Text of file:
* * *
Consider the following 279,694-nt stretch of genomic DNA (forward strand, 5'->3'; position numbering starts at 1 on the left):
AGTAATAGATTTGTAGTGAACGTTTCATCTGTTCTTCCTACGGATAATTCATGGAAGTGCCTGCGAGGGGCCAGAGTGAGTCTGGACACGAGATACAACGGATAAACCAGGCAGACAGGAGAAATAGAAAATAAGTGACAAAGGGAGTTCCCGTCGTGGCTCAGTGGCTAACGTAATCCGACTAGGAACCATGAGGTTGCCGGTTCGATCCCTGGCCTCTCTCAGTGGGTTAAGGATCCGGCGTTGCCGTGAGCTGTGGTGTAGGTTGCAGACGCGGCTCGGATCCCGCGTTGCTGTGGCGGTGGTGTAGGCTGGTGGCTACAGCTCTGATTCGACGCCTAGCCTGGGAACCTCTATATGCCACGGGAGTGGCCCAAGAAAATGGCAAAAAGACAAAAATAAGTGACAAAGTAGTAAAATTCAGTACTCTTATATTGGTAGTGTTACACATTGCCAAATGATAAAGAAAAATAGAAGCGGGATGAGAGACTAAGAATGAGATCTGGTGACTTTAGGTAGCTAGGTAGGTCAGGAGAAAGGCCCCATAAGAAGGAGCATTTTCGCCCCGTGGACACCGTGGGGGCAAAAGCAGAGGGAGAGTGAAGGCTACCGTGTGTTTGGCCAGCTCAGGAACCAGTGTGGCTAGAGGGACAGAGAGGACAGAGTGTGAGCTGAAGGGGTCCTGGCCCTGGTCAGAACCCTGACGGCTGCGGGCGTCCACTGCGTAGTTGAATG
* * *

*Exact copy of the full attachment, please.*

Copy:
Consider the following 279,694-nt stretch of genomic DNA (forward strand, 5'->3'; position numbering starts at 1 on the left):
AGTAATAGATTTGTAGTGAACGTTTCATCTGTTCTTCCTACGGATAATTCATGGAAGTGCCTGCGAGGGGCCAGAGTGAGTCTGGACACGAGATACAACGGATAAACCAGGCAGACAGGAGAAATAGAAAATAAGTGACAAAGGGAGTTCCCGTCGTGGCTCAGTGGCTAACGTAATCCGACTAGGAACCATGAGGTTGCCGGTTCGATCCCTGGCCTCTCTCAGTGGGTTAAGGATCCGGCGTTGCCGTGAGCTGTGGTGTAGGTTGCAGACGCGGCTCGGATCCCGCGTTGCTGTGGCGGTGGTGTAGGCTGGTGGCTACAGCTCTGATTCGACGCCTAGCCTGGGAACCTCTATATGCCACGGGAGTGGCCCAAGAAAATGGCAAAAAGACAAAAATAAGTGACAAAGTAGTAAAATTCAGTACTCTTATATTGGTAGTGTTACACATTGCCAAATGATAAAGAAAAATAGAAGCGGGATGAGAGACTAAGAATGAGATCTGGTGACTTTAGGTAGCTAGGTAGGTCAGGAGAAAGGCCCCATAAGAAGGAGCATTTTCGCCCCGTGGACACCGTGGGGGCAAAAGCAGAGGGAGAGTGAAGGCTACCGTGTGTTTGGCCAGCTCAGGAACCAGTGTGGCTAGAGGGACAGAGAGGACAGAGTGTGAGCTGAAGGGGTCCTGGCCCTGGTCAGAACCCTGACGGCTGCGGGCGTCCACTGCGTAGTTGAATG